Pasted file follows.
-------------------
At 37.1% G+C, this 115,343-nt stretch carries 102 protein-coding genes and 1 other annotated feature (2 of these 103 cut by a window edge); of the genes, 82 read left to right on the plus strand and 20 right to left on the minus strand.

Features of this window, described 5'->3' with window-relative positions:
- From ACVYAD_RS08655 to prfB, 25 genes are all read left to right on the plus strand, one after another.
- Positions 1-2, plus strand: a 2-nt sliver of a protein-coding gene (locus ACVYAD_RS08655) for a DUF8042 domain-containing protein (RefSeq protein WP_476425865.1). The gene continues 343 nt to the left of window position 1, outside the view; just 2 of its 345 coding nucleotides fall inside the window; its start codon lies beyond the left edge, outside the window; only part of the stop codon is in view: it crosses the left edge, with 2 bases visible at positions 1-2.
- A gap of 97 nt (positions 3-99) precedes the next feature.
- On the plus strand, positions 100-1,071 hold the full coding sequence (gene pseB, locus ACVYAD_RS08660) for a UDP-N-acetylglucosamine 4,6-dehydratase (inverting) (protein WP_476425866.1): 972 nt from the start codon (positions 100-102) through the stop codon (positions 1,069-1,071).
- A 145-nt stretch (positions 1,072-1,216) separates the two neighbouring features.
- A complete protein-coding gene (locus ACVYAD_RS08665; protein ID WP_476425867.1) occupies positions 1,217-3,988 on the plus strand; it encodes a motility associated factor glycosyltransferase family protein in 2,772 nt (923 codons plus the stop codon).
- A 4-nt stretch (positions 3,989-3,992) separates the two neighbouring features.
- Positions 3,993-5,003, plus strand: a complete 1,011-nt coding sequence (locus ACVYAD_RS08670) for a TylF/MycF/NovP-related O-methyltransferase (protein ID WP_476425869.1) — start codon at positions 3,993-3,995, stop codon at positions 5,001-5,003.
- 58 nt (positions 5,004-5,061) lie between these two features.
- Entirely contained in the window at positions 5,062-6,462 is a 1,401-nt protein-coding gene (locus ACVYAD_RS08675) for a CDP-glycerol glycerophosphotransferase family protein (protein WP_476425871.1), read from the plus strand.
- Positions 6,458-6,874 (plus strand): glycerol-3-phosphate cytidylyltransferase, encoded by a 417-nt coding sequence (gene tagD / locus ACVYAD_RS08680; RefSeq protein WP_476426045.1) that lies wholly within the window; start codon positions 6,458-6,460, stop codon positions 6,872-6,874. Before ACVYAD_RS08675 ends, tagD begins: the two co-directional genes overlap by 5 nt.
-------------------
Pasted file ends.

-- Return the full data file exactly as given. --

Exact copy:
At 37.1% G+C, this 115,343-nt stretch carries 102 protein-coding genes and 1 other annotated feature (2 of these 103 cut by a window edge); of the genes, 82 read left to right on the plus strand and 20 right to left on the minus strand.

Features of this window, described 5'->3' with window-relative positions:
- From ACVYAD_RS08655 to prfB, 25 genes are all read left to right on the plus strand, one after another.
- Positions 1-2, plus strand: a 2-nt sliver of a protein-coding gene (locus ACVYAD_RS08655) for a DUF8042 domain-containing protein (RefSeq protein WP_476425865.1). The gene continues 343 nt to the left of window position 1, outside the view; just 2 of its 345 coding nucleotides fall inside the window; its start codon lies beyond the left edge, outside the window; only part of the stop codon is in view: it crosses the left edge, with 2 bases visible at positions 1-2.
- A gap of 97 nt (positions 3-99) precedes the next feature.
- On the plus strand, positions 100-1,071 hold the full coding sequence (gene pseB, locus ACVYAD_RS08660) for a UDP-N-acetylglucosamine 4,6-dehydratase (inverting) (protein WP_476425866.1): 972 nt from the start codon (positions 100-102) through the stop codon (positions 1,069-1,071).
- A 145-nt stretch (positions 1,072-1,216) separates the two neighbouring features.
- A complete protein-coding gene (locus ACVYAD_RS08665; protein ID WP_476425867.1) occupies positions 1,217-3,988 on the plus strand; it encodes a motility associated factor glycosyltransferase family protein in 2,772 nt (923 codons plus the stop codon).
- A 4-nt stretch (positions 3,989-3,992) separates the two neighbouring features.
- Positions 3,993-5,003, plus strand: a complete 1,011-nt coding sequence (locus ACVYAD_RS08670) for a TylF/MycF/NovP-related O-methyltransferase (protein ID WP_476425869.1) — start codon at positions 3,993-3,995, stop codon at positions 5,001-5,003.
- 58 nt (positions 5,004-5,061) lie between these two features.
- Entirely contained in the window at positions 5,062-6,462 is a 1,401-nt protein-coding gene (locus ACVYAD_RS08675) for a CDP-glycerol glycerophosphotransferase family protein (protein WP_476425871.1), read from the plus strand.
- Positions 6,458-6,874 (plus strand): glycerol-3-phosphate cytidylyltransferase, encoded by a 417-nt coding sequence (gene tagD / locus ACVYAD_RS08680; RefSeq protein WP_476426045.1) that lies wholly within the window; start codon positions 6,458-6,460, stop codon positions 6,872-6,874. Before ACVYAD_RS08675 ends, tagD begins: the two co-directional genes overlap by 5 nt.